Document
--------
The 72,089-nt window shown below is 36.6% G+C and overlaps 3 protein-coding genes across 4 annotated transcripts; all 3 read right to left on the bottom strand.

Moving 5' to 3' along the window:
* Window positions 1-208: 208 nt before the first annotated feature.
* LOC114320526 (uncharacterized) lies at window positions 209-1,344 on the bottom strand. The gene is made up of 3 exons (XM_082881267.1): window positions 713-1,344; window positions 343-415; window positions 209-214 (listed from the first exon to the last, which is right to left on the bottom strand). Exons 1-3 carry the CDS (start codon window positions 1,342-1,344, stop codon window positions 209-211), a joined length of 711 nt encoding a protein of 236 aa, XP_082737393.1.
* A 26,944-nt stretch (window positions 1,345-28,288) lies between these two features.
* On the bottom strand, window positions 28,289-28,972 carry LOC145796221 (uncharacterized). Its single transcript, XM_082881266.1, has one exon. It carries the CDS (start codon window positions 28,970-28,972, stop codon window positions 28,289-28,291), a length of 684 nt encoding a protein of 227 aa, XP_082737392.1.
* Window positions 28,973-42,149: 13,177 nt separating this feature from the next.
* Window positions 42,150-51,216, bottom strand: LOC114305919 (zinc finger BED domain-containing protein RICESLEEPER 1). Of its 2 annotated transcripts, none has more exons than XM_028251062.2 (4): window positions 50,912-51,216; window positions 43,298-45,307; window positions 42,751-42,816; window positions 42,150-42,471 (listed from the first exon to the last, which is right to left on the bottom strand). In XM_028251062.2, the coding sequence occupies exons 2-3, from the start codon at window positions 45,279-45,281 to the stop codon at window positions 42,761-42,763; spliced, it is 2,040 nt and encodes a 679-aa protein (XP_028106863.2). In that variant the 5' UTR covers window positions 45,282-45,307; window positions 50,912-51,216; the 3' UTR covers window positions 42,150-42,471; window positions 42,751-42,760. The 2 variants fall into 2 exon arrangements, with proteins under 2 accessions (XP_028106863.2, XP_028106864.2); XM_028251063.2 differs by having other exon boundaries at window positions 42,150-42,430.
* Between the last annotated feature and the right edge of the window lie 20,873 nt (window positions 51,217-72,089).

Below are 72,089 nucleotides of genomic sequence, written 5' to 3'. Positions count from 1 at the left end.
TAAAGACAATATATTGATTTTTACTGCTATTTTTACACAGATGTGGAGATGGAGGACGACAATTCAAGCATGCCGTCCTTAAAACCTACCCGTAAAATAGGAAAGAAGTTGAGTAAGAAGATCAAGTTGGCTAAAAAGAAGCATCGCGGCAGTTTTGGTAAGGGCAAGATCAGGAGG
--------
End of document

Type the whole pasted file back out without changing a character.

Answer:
The 72,089-nt window shown below is 36.6% G+C and overlaps 3 protein-coding genes across 4 annotated transcripts; all 3 read right to left on the bottom strand.

Moving 5' to 3' along the window:
* Window positions 1-208: 208 nt before the first annotated feature.
* LOC114320526 (uncharacterized) lies at window positions 209-1,344 on the bottom strand. The gene is made up of 3 exons (XM_082881267.1): window positions 713-1,344; window positions 343-415; window positions 209-214 (listed from the first exon to the last, which is right to left on the bottom strand). Exons 1-3 carry the CDS (start codon window positions 1,342-1,344, stop codon window positions 209-211), a joined length of 711 nt encoding a protein of 236 aa, XP_082737393.1.
* A 26,944-nt stretch (window positions 1,345-28,288) lies between these two features.
* On the bottom strand, window positions 28,289-28,972 carry LOC145796221 (uncharacterized). Its single transcript, XM_082881266.1, has one exon. It carries the CDS (start codon window positions 28,970-28,972, stop codon window positions 28,289-28,291), a length of 684 nt encoding a protein of 227 aa, XP_082737392.1.
* Window positions 28,973-42,149: 13,177 nt separating this feature from the next.
* Window positions 42,150-51,216, bottom strand: LOC114305919 (zinc finger BED domain-containing protein RICESLEEPER 1). Of its 2 annotated transcripts, none has more exons than XM_028251062.2 (4): window positions 50,912-51,216; window positions 43,298-45,307; window positions 42,751-42,816; window positions 42,150-42,471 (listed from the first exon to the last, which is right to left on the bottom strand). In XM_028251062.2, the coding sequence occupies exons 2-3, from the start codon at window positions 45,279-45,281 to the stop codon at window positions 42,761-42,763; spliced, it is 2,040 nt and encodes a 679-aa protein (XP_028106863.2). In that variant the 5' UTR covers window positions 45,282-45,307; window positions 50,912-51,216; the 3' UTR covers window positions 42,150-42,471; window positions 42,751-42,760. The 2 variants fall into 2 exon arrangements, with proteins under 2 accessions (XP_028106863.2, XP_028106864.2); XM_028251063.2 differs by having other exon boundaries at window positions 42,150-42,430.
* Between the last annotated feature and the right edge of the window lie 20,873 nt (window positions 51,217-72,089).

Below are 72,089 nucleotides of genomic sequence, written 5' to 3'. Positions count from 1 at the left end.
TAAAGACAATATATTGATTTTTACTGCTATTTTTACACAGATGTGGAGATGGAGGACGACAATTCAAGCATGCCGTCCTTAAAACCTACCCGTAAAATAGGAAAGAAGTTGAGTAAGAAGATCAAGTTGGCTAAAAAGAAGCATCGCGGCAGTTTTGGTAAGGGCAAGATCAGGAGG